Surrounded by three seas, Turkey provides everything needed to become a top destination for tourism; history, culture, and nature.
Turkey’s tourism sector is on its way to recovery after reaching its peak in 2014. Following the country’s adoption of neo-liberal economic principles and opening up to the world economically at the beginning of the 2000s, the sector has grown exponentially each year.
In 2014 annual tourism revenue reached USD34.3 billion, a considerable increase on the USD13.8 billion of 2003.
The number of visitors started to decline as chaos in the Middle East began affect the country in a number of ways, not least with the wave of terrorist attacks which started in 2015.
The same year saw the shooting down of a Russian jet by Turkey on the Syrian border, resulting in a massive slowdown of incoming tourists from Russia.
In the summer of 2016, the whole country was shocked by a failed military coup, which also served as the final nail in the coffin for the already heavily bruised Turkish tourism sector.
As Turkey’s domestic and international political stability deteriorated, so did the number of tourists, particularly from Germany and Russia, which together made up 25% of total tourists annually. By the end of 2016, the sector had shrunk by 36%.
The sector has been experiencing gradual yet slow recovery since 2017. Stopping terrorist attacks against civilians to the point where there have been almost none in the past two years is one of the primary reasons.
Another key contributor is that many companies in the sector were forced to slash prices dramatically to make up for major losses sustained in the devastating period between 2015 and 2017.
Between 2017 and 2018, the number of tourists rose by 20% and the numbers reported for the first half of 2019 seem to be highly promising for the official goal of 50 million visitors in 2019.
Between January and July 2019, the number of tourists visiting Turkey reached 24.6 million, compared with 21.6 million in the same period in 2018.
Revenue from the sector is expected to grow by 10% by the end of the year.
Despite a significant increase in tourist arrivals, the positive revenue difference stayed at 25% between 2016 and 2018.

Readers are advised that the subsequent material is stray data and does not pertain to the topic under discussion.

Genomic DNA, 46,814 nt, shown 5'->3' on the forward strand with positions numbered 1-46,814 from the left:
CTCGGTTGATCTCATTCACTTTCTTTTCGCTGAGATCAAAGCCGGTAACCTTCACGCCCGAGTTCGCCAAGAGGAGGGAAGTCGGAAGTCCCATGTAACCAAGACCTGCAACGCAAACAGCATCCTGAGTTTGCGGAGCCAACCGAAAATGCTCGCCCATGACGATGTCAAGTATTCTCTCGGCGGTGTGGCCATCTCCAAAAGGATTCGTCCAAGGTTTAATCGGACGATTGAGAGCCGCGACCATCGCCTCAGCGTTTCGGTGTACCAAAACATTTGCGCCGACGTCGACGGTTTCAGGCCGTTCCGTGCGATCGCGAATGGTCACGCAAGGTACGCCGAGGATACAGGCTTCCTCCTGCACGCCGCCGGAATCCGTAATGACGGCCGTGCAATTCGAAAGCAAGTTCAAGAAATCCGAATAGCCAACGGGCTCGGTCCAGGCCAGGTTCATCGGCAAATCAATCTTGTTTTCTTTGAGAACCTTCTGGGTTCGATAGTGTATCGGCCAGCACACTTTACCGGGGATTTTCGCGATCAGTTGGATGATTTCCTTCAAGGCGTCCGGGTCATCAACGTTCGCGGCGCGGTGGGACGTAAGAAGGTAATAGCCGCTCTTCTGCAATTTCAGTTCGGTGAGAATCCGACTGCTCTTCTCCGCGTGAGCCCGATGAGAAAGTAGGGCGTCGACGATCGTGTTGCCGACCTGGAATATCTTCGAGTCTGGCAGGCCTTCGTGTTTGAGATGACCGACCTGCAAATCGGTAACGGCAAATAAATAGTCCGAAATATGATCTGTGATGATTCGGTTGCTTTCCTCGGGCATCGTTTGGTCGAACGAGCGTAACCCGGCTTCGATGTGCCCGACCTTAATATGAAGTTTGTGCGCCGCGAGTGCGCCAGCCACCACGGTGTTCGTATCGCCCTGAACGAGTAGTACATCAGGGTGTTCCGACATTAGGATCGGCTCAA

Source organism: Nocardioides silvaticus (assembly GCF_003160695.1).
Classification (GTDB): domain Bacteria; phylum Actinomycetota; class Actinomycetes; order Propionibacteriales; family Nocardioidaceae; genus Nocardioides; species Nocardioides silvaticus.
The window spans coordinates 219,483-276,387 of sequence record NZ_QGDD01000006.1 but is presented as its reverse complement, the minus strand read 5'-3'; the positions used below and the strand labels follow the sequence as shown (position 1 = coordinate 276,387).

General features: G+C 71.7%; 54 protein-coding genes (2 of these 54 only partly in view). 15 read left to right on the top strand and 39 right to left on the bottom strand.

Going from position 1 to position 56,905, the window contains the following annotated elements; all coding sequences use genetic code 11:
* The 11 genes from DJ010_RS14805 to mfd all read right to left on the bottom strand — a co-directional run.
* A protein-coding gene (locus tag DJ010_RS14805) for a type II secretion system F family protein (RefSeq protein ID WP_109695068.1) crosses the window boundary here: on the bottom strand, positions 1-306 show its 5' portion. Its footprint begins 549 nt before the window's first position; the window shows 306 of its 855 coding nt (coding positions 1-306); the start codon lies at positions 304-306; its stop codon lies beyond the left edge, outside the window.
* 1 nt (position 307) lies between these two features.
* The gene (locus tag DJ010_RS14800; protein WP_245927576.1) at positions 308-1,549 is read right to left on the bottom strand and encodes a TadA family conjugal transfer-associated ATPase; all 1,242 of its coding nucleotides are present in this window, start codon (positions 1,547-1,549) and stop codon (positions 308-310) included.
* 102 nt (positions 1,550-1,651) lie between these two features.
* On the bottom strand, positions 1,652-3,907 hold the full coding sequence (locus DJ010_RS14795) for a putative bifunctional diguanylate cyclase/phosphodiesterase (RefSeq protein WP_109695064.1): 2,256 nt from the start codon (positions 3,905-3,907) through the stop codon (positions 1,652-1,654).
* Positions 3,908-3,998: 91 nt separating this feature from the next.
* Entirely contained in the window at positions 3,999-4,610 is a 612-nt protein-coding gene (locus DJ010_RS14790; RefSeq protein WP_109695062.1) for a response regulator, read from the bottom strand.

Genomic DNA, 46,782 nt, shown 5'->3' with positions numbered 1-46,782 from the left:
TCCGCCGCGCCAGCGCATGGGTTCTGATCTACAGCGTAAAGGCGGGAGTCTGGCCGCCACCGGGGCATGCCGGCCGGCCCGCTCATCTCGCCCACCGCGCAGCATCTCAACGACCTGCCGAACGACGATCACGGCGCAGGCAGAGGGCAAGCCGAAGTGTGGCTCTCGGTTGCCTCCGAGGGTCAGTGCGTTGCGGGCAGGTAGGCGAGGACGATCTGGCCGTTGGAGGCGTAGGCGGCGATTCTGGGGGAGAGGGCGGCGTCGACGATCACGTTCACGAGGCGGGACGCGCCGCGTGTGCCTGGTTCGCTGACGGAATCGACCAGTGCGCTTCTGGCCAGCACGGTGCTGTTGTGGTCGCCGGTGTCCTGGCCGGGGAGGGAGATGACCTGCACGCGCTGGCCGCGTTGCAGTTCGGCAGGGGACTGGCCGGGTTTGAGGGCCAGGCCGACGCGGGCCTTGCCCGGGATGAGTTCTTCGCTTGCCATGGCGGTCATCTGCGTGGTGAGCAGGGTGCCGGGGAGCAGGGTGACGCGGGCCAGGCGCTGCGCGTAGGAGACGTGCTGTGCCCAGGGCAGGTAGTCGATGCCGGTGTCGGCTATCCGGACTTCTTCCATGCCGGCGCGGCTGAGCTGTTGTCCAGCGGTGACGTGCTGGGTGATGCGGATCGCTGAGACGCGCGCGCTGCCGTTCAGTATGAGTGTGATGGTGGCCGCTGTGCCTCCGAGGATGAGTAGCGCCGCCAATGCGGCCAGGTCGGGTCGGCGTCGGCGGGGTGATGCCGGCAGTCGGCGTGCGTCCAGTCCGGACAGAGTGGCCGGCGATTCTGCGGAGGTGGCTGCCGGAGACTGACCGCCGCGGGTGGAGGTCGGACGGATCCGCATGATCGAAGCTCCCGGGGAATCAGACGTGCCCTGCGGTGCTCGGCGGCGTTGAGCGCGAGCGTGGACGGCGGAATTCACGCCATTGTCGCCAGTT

This is due to average expenditure per tourist.
The problem for the sector, though it seemed to be recapturing something of the good old days, is that there isn’t a linear correlation between the amount of tourists or revenue and the average expenditure of those tourists.
Moreover, 2019 arrivals are expected to be 18% higher than the figure from 2014, but total revenue seems to average out at 6% lower due to the fact that average expenditure per tourist was USD828 in 2014 and stands at around USD649 so far in 2019.
There are three main reasons for this.
First, lowering prices to draw in tourists despite political instability has led to lower revenues than were accrued in 2015.
Secondly, Turkey’s reputation has not yet been mended in the eyes of the high-profile tourists. The third and the most important contributor is the devaluation of Turkish Lira against Euro and Dollar.
Although it has been argued that holiday packages and hotel fares are still sold either in Dollars or Euros, the fact that tourists still spend Lira in their chosen destinations means that the depreciation of the lira allows them to pay around 20% less than what they used to before 2015.
In 2019 the government announced plans for imposing a new levy on the industry which requires the hotels, tourist agencies, and restaurants to pay 0.75% of their total revenues to the Tourism Promotion and Development Agency.
This new tax created a major uproar within the industry, as the levy will disregard the profit-loss balance of the organizations.
However, according to the ministry of tourism, funds gathered through this new tax will be used for the promotion of Turkey and financing new developments.
The levy is expected to raise USD166 million annually.
The president of Turkey Hotels Federation Osman Ayık responded that industry players ‘should assume responsibility as long as the money collected is spent on improving the industry.’
It is clear that the industry needs proactive marketing campaigns to boost its damaged reputation and attract more high-end tourists. In doing so, however, the government should refrain from further damaging companies in an industry that is still in recovery.
Turkey has a 10-year tourism target of ‘100 million tourists, USD100 billion revenue,’ which would add up to around USD1,000 expenditure per tourist.
But in order to realize this goal, Turkey will need to rectify structural economic problems such as the purchasing power of lira and currency volatility.